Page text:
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Conference paper

This paper examines place identity of neighbourhoods characterised by a large number of Vietnamese and their ethnic businesses in metropolitan Melbourne, Australia. It draws from theories of place and assemblage to examine how place identities influence people’s attachment to places, social interaction and economic activity. It argues place identity as a dynamic process shaped by objective physical qualities that distinguish a place from others and individual’s subjective perceptions of geographical space that make places to be significant and contested arenas of collective being and belonging.

Neighbourhoods with a large share of Vietnamese communities are chosen as optimal examples of modern ethnic enclaves in spatial, cultural and economic terms, where inhabitants manifest their ethnic identity spatially without reifying nostalgic senses of home, and generate places of exchange with mainstream cultures, livelihoods and ways of intercultural learning.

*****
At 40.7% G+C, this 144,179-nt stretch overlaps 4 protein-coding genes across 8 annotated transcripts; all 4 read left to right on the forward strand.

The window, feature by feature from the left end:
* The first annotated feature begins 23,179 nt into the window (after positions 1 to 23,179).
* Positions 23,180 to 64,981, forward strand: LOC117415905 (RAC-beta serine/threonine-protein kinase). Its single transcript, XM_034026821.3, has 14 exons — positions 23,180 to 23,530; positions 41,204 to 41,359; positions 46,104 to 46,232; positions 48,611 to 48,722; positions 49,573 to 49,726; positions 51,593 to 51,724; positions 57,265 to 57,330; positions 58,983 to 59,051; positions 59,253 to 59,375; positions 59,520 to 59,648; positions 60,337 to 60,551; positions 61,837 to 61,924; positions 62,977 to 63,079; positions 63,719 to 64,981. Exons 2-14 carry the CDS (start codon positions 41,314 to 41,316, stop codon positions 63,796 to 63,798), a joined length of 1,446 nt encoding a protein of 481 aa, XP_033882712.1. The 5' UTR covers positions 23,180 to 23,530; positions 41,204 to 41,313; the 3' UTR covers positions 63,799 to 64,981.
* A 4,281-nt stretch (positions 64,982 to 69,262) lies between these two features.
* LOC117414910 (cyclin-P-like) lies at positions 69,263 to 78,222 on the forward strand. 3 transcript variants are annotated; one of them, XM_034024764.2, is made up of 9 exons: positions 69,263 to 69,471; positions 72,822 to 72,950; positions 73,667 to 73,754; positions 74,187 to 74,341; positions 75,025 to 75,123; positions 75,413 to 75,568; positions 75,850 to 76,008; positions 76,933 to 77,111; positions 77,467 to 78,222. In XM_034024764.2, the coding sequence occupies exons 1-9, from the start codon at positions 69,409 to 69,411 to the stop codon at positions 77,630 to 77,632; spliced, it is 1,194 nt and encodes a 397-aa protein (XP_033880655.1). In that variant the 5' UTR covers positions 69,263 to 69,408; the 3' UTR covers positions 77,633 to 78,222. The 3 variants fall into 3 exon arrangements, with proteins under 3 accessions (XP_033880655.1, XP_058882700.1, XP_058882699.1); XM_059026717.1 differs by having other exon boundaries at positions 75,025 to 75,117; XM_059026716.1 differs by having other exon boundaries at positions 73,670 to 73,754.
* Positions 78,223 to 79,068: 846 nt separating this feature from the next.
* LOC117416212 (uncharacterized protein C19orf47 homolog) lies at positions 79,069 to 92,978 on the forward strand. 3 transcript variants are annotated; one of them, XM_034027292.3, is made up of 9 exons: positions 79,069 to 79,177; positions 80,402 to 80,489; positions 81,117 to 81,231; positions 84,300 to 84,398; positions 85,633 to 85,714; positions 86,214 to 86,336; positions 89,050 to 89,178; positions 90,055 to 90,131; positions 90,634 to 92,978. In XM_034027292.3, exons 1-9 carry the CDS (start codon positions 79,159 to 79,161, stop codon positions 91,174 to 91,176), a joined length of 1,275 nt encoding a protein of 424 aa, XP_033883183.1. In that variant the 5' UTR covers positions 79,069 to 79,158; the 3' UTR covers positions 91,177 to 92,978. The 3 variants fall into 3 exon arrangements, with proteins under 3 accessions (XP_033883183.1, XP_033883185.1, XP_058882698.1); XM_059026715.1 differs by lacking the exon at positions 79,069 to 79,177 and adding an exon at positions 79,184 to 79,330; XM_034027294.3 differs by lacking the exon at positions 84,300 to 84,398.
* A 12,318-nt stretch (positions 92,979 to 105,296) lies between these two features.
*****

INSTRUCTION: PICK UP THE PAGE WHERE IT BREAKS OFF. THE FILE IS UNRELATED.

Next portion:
The paper responds to urgent demands for knowledge, tools and strategies to better design, manage Australian cities, neighbourhoods, and public spaces for an increasingly diverse multicultural society. In Victorian Residential Development Standard, ResCode, place identity is legislated as ‘neighbourhood character’ to control the aesthetic aspects of new developments, which has been criticised because it ignores the dynamics of a place, stagnates innovative housing developments, creates social homogeneity and exclusion.

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